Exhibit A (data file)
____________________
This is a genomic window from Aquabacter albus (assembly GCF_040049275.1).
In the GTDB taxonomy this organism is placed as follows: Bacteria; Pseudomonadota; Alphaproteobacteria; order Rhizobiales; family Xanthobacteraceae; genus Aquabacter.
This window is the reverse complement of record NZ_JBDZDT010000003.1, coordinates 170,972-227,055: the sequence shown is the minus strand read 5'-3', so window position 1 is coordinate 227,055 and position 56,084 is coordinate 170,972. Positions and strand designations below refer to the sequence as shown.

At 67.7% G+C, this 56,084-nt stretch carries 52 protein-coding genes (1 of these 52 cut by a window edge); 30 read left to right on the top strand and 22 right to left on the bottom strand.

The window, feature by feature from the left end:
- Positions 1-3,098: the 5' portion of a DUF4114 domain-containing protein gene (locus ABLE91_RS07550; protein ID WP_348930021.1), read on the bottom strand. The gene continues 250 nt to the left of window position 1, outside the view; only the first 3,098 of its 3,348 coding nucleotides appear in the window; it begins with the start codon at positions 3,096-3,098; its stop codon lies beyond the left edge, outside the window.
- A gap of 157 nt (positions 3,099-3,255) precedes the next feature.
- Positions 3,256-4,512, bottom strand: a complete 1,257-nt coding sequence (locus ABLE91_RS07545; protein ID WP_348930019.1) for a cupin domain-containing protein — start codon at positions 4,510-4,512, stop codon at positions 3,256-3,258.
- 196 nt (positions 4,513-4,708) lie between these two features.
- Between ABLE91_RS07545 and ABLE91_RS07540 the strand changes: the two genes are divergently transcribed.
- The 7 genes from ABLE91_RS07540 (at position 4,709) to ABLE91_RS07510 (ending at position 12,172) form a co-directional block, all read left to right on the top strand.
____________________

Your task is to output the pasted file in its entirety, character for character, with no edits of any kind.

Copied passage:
This is a genomic window from Aquabacter albus (assembly GCF_040049275.1).
In the GTDB taxonomy this organism is placed as follows: Bacteria; Pseudomonadota; Alphaproteobacteria; order Rhizobiales; family Xanthobacteraceae; genus Aquabacter.
This window is the reverse complement of record NZ_JBDZDT010000003.1, coordinates 170,972-227,055: the sequence shown is the minus strand read 5'-3', so window position 1 is coordinate 227,055 and position 56,084 is coordinate 170,972. Positions and strand designations below refer to the sequence as shown.

At 67.7% G+C, this 56,084-nt stretch carries 52 protein-coding genes (1 of these 52 cut by a window edge); 30 read left to right on the top strand and 22 right to left on the bottom strand.

The window, feature by feature from the left end:
- Positions 1-3,098: the 5' portion of a DUF4114 domain-containing protein gene (locus ABLE91_RS07550; protein ID WP_348930021.1), read on the bottom strand. The gene continues 250 nt to the left of window position 1, outside the view; only the first 3,098 of its 3,348 coding nucleotides appear in the window; it begins with the start codon at positions 3,096-3,098; its stop codon lies beyond the left edge, outside the window.
- A gap of 157 nt (positions 3,099-3,255) precedes the next feature.
- Positions 3,256-4,512, bottom strand: a complete 1,257-nt coding sequence (locus ABLE91_RS07545; protein ID WP_348930019.1) for a cupin domain-containing protein — start codon at positions 4,510-4,512, stop codon at positions 3,256-3,258.
- 196 nt (positions 4,513-4,708) lie between these two features.
- Between ABLE91_RS07545 and ABLE91_RS07540 the strand changes: the two genes are divergently transcribed.
- The 7 genes from ABLE91_RS07540 (at position 4,709) to ABLE91_RS07510 (ending at position 12,172) form a co-directional block, all read left to right on the top strand.